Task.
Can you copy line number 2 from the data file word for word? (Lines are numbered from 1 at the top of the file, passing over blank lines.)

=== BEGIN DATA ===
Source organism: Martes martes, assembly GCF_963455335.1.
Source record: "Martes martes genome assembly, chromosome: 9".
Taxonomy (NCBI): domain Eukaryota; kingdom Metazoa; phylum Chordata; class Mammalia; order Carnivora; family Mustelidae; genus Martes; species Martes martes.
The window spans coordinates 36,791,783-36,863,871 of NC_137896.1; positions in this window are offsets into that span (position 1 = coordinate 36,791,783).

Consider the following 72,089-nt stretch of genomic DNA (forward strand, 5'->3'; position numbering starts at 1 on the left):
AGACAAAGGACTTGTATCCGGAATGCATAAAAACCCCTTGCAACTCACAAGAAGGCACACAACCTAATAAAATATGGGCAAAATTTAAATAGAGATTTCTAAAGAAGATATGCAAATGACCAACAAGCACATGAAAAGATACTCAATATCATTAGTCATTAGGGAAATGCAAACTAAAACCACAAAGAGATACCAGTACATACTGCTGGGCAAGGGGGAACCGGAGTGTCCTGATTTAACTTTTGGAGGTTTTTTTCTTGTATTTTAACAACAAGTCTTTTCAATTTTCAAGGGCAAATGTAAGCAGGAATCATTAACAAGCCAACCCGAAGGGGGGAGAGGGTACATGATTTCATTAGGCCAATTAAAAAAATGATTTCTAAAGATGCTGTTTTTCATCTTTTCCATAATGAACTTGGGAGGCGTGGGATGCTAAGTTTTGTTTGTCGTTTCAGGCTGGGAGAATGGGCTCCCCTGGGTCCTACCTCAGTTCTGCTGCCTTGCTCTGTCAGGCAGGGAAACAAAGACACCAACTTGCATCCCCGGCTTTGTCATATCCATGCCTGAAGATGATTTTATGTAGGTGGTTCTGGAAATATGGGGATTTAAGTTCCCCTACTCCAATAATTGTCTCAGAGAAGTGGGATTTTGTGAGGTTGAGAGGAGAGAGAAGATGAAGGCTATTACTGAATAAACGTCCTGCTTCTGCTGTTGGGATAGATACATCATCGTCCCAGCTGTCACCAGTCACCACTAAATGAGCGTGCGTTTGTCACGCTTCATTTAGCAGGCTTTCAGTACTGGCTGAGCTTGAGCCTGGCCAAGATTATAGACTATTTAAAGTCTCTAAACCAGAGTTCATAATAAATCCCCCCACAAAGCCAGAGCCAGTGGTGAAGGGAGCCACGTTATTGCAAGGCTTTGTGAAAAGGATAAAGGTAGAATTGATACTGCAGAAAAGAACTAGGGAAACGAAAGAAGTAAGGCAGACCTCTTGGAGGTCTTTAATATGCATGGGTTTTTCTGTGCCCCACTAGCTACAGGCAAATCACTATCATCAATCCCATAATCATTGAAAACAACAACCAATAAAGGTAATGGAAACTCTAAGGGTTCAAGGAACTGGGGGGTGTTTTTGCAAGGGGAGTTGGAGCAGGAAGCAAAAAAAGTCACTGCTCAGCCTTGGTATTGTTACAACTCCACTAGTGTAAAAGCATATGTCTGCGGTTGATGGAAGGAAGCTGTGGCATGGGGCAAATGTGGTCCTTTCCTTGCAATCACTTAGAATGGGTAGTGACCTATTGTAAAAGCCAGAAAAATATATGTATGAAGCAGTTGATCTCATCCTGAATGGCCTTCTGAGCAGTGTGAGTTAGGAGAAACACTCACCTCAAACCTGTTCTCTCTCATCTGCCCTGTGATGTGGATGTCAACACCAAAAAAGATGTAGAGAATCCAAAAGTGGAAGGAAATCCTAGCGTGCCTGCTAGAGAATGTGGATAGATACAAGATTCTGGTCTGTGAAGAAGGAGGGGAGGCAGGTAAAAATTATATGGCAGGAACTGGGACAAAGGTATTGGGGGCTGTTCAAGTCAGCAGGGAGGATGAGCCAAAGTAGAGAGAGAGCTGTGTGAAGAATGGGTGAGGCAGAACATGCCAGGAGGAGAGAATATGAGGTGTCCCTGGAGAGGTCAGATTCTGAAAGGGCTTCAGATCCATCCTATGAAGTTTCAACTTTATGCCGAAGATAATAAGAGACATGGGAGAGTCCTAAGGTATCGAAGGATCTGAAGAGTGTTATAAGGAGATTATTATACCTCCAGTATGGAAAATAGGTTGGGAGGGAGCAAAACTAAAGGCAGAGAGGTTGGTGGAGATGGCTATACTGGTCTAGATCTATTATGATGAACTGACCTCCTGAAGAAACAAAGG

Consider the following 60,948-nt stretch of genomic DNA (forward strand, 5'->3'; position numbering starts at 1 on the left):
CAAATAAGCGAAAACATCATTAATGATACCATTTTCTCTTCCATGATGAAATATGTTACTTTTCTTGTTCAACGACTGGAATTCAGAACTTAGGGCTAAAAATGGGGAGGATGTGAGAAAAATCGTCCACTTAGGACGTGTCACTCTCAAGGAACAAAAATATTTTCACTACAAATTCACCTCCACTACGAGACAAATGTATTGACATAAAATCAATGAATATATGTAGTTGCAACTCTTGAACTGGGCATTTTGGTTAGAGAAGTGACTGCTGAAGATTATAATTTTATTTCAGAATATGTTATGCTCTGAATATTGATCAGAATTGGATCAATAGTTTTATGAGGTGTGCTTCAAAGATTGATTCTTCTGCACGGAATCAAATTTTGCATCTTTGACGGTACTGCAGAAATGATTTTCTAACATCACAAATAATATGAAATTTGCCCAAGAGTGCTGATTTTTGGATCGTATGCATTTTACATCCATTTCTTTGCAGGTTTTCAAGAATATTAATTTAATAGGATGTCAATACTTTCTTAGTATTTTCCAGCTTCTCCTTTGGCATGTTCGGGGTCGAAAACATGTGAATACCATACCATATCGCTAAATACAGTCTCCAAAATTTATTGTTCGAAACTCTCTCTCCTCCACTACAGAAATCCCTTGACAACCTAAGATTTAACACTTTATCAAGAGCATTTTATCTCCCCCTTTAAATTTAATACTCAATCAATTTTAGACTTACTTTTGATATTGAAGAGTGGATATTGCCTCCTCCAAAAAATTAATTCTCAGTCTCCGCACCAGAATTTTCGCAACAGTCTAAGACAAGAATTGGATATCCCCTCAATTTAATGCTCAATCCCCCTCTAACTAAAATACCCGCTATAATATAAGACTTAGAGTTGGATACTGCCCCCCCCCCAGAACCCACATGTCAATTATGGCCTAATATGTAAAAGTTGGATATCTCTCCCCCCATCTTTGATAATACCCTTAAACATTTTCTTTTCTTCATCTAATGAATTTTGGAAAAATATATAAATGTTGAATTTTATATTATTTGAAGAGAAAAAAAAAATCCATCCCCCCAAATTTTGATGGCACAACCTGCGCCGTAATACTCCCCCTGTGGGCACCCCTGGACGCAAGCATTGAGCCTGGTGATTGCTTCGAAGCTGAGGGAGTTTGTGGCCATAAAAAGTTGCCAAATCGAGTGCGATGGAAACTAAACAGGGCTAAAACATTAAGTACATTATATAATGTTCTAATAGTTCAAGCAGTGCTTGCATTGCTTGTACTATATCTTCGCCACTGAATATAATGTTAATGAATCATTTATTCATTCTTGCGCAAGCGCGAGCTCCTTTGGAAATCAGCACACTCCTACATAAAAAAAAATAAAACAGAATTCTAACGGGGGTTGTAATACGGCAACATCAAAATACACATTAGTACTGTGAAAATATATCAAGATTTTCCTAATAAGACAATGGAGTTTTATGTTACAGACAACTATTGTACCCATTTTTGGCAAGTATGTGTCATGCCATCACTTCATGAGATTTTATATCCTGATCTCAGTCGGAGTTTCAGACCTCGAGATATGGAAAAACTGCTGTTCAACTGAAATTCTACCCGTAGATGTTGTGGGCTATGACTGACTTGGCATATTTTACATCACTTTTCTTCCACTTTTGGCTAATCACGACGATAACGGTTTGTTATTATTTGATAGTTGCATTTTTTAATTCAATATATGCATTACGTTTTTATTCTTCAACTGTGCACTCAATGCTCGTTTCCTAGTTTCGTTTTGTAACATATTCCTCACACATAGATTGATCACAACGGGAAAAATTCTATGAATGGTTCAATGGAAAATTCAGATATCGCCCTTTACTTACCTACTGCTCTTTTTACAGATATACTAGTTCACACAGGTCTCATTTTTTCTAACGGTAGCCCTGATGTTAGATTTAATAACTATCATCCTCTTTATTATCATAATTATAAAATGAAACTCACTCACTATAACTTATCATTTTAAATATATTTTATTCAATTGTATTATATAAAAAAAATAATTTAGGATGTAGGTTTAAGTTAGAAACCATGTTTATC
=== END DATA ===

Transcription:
Source record: "Martes martes genome assembly, chromosome: 9".